Under the MoU, CBG Systems, which has been supplying services to defence and commercial vessels for over three decades, would be in charge of insulation and fire protection supply and management, if Navantia secures the $35 billion Future Frigates program.
CBG currently designs, manufactures and installs a removable panelised structural fire protection system, a Class N-30 Navy approved system, which has been developed to withstand hydrocarbon fire and shock. The system consists of panels mounted below the deckhead allowing easy access to the vessel structure, increasing ease of access and reducing maintenance costs due to ease of handling.
CBG’s system is deployed on the Navantia designed on the Hobart Class destroyers, where CBG manufactures and installs the main machinery insulation.
Navantia Australia chairman Warren King said the Spanish ship designer was looking forward to continuing its relationship with CBG Systems.
"From our work together on the Hobart Class, Australia is already receiving the benefit of CBG’s involvement in naval warship construction," King said. "CBG is an industry leader, providing world-class fire protection and insulation, which will ensure the future safety of the frigates’ personnel. Together we will build on the success of the Hobart Class destroyers, to establish a sovereign naval shipbuilding capability in Australia."
CBG will also be responsible for the development of an insulation turn-key capability plan, which will includes a proposed approach to managing the skills and logistical requirements for insulation capability, including the supply and storage of the material; the location of warehouse facilities; and the allocation of work orders and workforce.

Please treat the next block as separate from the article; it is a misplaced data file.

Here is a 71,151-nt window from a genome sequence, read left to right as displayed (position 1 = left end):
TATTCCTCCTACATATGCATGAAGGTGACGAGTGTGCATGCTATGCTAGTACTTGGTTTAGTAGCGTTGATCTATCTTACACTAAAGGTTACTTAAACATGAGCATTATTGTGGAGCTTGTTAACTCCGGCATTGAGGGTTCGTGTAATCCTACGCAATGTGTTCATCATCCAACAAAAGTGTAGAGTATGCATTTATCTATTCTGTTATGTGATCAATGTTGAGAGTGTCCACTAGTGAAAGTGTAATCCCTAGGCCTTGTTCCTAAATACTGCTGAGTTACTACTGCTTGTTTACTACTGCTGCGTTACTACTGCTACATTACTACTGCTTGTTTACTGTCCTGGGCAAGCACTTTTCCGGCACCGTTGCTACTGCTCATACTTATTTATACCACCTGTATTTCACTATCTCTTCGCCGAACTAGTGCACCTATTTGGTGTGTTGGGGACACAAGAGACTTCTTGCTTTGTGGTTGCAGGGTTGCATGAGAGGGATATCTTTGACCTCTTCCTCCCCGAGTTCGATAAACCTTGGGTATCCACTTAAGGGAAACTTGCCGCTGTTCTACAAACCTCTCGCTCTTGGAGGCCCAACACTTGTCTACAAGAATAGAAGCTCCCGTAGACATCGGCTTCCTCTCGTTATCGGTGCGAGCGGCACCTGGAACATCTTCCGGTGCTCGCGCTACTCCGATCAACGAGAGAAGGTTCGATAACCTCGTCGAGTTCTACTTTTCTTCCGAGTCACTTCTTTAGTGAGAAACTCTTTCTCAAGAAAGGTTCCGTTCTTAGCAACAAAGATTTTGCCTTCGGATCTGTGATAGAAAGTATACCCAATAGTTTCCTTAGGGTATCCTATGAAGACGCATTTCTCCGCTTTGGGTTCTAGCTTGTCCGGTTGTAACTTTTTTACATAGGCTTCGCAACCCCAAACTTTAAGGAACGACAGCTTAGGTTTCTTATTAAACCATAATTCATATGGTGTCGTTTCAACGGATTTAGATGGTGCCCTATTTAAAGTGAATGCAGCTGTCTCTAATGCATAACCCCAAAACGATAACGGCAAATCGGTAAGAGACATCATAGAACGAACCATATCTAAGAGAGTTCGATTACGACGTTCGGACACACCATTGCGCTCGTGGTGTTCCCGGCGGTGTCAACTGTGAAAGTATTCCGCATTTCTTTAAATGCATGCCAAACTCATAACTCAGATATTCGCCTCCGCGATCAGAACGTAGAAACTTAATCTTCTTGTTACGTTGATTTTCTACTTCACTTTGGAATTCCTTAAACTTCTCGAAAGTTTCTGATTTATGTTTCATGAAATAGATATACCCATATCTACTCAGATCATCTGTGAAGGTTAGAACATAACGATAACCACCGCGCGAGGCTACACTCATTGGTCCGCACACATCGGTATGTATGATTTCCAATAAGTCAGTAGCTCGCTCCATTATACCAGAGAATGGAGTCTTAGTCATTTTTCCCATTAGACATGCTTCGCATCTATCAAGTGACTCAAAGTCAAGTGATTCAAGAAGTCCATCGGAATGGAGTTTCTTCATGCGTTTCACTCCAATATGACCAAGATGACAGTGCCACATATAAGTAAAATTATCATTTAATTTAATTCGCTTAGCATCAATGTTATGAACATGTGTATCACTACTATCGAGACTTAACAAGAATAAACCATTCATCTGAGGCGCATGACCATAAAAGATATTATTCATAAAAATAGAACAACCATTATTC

"We look forward to being able to share and further develop our capabilities in the marine insulation, communications and lightweight passive fire protection industry," said CBG managing director Javier Herbon.
"Through our partnership with Navantia we intend to continue to expand our technologies, keeping Australia at the forefront of the marine fire protection and insulation industry."
Rear Admiral Ret'd Steve Gilmore AM CSC, Tasmania’s defence advocate also welcomed the signing of the MoU.
"I am very pleased by the increasing rate of contribution from Tasmanian companies through a partnering approach with Defence industry primes such as Navantia," Gilmore said.
"This MoU highlights the enormous potential Tasmanian industry has to play in future projects. It is also clear recognition of the impressive reputation that CBG Systems has earned over a very long period as a reliable supplier to Defence."
The MoU signing with CBG Systems is the latest in a series of announcements from Navantia, which says it has identified over 300 Australian companies that have the capability to contribute to the Future Frigate Program. So far, the company has announced partnerships with WA's Hofmann Engineering to collaborate on joint development and secure provision of the propeller, main reduction gear and propulsion shafting, as well as WA's IKAD Engineering, which will work with Navantia to fabricate components for the F-5000.
Navantia has also signed an MoU with Century Engineering that would see the SA company work on rudder arrangement and stowage locker innovation for the F-5000 frigate. Century Engineering has previously worked with Navantia on the Hobart Class project. SA's SAGE Automation's also signed an MoU with the Spanish ship designer to supply the integrated platform management system (IPMS) for its Future Frigates bid.
Navantia is up against BAE Systems and Fincantieri for the $35 billion SEA 5000 project. A decision on the project has been tipped between the end of April and the start of June.